On Christmas Day 2018, my 7 year-old daughter joyfully opened a gift we had both long-awaited, that of a DIY birdhouse kit. I had envisioned a project we could complete together, one that would develop her budding interest in bird watching and give us something to do during the cold winter days ahead.
Indeed, after applying a haphazard coat of brightly-hued paints – as only a first-grader can do – twisting in the tiny screws on every corner of the aviary abode, we hung 3 bird houses from our live oaks in the front yard. With noses pressed against the living room window, we eagerly anticipated a flurry of feathers and happy chirps.
Yet, surprisingly, no birds arrived.
A week went by, then a month, soon migrating flocks returned north and not one bird took an interest in the houses. Not a parent to shrug off a child’s genuine interest or attempt, I began wondering what could have gone wrong.
I attempted to solve the problem with a trip to our local retail chain hardware garden center. We loaded up on bird seed, a feeder, and more than a few bright and perky flowers- all with exotic names, various ‘varieties,’ a multitudinous spectrum of wild pigments sure to attract the many bugs which birds needed.
Bugs like flowers and birds like bugs, right? This was easy, or so I thought.
After a day of scrubbing the bird bath, planting our Australian begonias, Madagascar periwinkles, and South American petunias we followed up with our annual ritual of weed n’ feed herbicide and sprayed pesticides for mosquitos. Summer was coming after all.
We finally arrived at a point where we were confident we’d soon host a yard full of birds, insects and other suburban wildlife. Our yard had reached the apex of HOA-standard beauty and people noticed, commenting on its order and neatness among the rainbow of flowers.
Still, no birds arrived. Not even bugs.
Worse, our birdhouses were hosting squatters. Full of uninvited wasps and lizards the houses were now attracting pests and vermin. It was as if after all the effort and good intentions, our yard was being ignored. Avoided even.
We weren’t just missing birds, either. I couldn’t recall the last time I’d seen a bee in my yard, much less a group of moths mindlessly pounding their heads into my porch light or even scraping bug guts from my truck’s windshield. Something was off. Seriously.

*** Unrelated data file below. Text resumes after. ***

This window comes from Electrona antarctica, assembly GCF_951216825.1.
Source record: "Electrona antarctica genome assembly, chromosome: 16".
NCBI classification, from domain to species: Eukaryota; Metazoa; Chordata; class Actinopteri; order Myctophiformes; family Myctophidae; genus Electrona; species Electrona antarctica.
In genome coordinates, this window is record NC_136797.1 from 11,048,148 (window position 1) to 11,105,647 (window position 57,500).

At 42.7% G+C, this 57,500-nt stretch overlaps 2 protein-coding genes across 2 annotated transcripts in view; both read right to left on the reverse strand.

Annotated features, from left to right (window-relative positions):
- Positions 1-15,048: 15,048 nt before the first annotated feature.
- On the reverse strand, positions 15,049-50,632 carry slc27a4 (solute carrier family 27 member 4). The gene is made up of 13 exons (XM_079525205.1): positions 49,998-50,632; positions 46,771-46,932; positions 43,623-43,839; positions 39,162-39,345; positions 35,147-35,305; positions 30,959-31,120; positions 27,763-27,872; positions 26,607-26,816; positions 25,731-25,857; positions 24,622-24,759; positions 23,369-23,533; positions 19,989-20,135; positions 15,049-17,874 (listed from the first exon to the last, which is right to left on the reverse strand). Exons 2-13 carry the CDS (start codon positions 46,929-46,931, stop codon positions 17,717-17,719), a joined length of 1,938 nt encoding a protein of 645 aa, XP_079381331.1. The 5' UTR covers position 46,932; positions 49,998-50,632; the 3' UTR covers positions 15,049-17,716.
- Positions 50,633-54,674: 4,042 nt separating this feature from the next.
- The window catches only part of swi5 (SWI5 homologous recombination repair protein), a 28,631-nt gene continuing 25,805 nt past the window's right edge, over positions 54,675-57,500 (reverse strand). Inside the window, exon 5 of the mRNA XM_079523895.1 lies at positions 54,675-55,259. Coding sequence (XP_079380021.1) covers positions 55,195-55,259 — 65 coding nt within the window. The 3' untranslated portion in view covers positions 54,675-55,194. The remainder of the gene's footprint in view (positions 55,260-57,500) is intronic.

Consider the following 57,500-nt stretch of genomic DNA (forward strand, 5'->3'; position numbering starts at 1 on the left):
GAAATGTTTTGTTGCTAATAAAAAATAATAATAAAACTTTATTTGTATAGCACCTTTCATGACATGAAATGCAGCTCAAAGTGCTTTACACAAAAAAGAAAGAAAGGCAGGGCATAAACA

After some internet research and reading and a trip to our local library, my daughter and I learned that what we thought we had created – a haven for birds, pollinators and wildlife – was more of a wasteland.
In reality, our yard was being ignored by birds. We had created a place to be avoided at all costs- because we were actually harming birds, bees, pollinators and wildlife.
This was shocking to us – never, ever had we wanted to create a yard that harmed the environment. We were conscientious people. We reduced, we reused, we recycled, we bought clothes second-hand. We weren’t those people who didn’t care.
Where had we gone wrong?
Our obvious first mistake was the use of pesticides and I knew from college science classes that pesticides used on insects eaten by birds could weaken their egg shells and remain in their body tissues. But if we didn’t spray, wouldn’t the mosquitos become a nuisance? Actually, no. The few mosquitos we encountered were easily avoided with a well-placed citronella plant, neighborhood bats, and a healthy slap every now and then.
Another mistake was our weed n’ feed which we thought was necessary to maintain a healthy, green lawn. Some of the granules are eaten by birds, harming them and their young. We learned that herbicides actually disrupt a bee’s ability to return to the hive – causing colony collapse disorder.
Even our vivid flowers from the hardware store nursery had been propagated in such a way to discourage insects from pollinating and eating them. They were also covered in pesticides before hitting the sales floor of the garden center patio – only meant to be ornamental, they would never host insects like we had hoped.